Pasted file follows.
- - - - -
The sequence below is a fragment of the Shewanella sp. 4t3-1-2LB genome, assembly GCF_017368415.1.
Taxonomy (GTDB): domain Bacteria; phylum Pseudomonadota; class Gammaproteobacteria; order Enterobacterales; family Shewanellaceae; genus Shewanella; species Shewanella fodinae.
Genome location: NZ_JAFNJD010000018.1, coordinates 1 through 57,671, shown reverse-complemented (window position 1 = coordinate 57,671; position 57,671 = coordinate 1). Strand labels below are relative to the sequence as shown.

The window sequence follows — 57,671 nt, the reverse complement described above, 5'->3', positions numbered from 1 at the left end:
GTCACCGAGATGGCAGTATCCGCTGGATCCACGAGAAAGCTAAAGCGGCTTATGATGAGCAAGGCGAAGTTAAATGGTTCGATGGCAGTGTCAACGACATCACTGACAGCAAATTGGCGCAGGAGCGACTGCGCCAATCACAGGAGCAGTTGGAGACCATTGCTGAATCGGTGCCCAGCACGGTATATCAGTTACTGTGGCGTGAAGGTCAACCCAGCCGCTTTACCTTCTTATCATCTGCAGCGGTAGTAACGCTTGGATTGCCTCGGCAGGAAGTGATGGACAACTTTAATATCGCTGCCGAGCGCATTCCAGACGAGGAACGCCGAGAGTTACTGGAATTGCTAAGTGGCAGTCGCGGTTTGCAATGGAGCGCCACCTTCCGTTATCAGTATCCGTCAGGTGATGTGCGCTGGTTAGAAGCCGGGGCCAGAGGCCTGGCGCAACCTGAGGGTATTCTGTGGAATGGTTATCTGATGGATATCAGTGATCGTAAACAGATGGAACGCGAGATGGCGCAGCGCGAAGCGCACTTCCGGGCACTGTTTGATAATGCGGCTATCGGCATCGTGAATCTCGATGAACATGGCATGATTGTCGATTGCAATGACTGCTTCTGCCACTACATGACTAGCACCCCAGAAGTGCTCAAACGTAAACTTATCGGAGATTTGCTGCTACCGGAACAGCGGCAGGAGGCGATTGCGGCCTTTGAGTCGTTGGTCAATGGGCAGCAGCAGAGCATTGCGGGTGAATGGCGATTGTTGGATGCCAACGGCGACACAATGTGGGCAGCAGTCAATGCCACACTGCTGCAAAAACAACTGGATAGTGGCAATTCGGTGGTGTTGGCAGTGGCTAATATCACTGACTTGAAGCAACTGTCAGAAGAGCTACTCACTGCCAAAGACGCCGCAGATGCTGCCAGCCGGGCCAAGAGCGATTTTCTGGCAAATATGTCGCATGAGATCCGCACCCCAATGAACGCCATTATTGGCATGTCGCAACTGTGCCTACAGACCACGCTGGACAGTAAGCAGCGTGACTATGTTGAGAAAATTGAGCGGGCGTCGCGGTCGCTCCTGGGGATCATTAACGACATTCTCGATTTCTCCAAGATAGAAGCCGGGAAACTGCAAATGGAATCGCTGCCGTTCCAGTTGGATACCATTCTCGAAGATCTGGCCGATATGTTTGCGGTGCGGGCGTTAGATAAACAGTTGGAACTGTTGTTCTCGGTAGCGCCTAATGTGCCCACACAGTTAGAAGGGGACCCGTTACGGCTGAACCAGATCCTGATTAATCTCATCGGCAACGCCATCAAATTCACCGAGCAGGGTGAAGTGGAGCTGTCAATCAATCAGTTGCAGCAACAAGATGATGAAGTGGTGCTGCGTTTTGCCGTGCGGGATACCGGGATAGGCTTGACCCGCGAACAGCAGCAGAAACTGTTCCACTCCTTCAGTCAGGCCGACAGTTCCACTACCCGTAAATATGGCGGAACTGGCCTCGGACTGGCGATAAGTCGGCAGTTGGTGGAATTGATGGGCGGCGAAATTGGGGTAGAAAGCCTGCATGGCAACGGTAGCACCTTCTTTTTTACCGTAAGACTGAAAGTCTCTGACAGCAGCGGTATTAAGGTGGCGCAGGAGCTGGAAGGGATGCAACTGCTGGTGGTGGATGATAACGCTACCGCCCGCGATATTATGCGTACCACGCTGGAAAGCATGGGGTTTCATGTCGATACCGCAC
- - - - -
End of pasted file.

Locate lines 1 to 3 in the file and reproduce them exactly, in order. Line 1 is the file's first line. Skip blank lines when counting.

The sequence below is a fragment of the Shewanella sp. 4t3-1-2LB genome, assembly GCF_017368415.1.
Taxonomy (GTDB): domain Bacteria; phylum Pseudomonadota; class Gammaproteobacteria; order Enterobacterales; family Shewanellaceae; genus Shewanella; species Shewanella fodinae.
Genome location: NZ_JAFNJD010000018.1, coordinates 1 through 57,671, shown reverse-complemented (window position 1 = coordinate 57,671; position 57,671 = coordinate 1). Strand labels below are relative to the sequence as shown.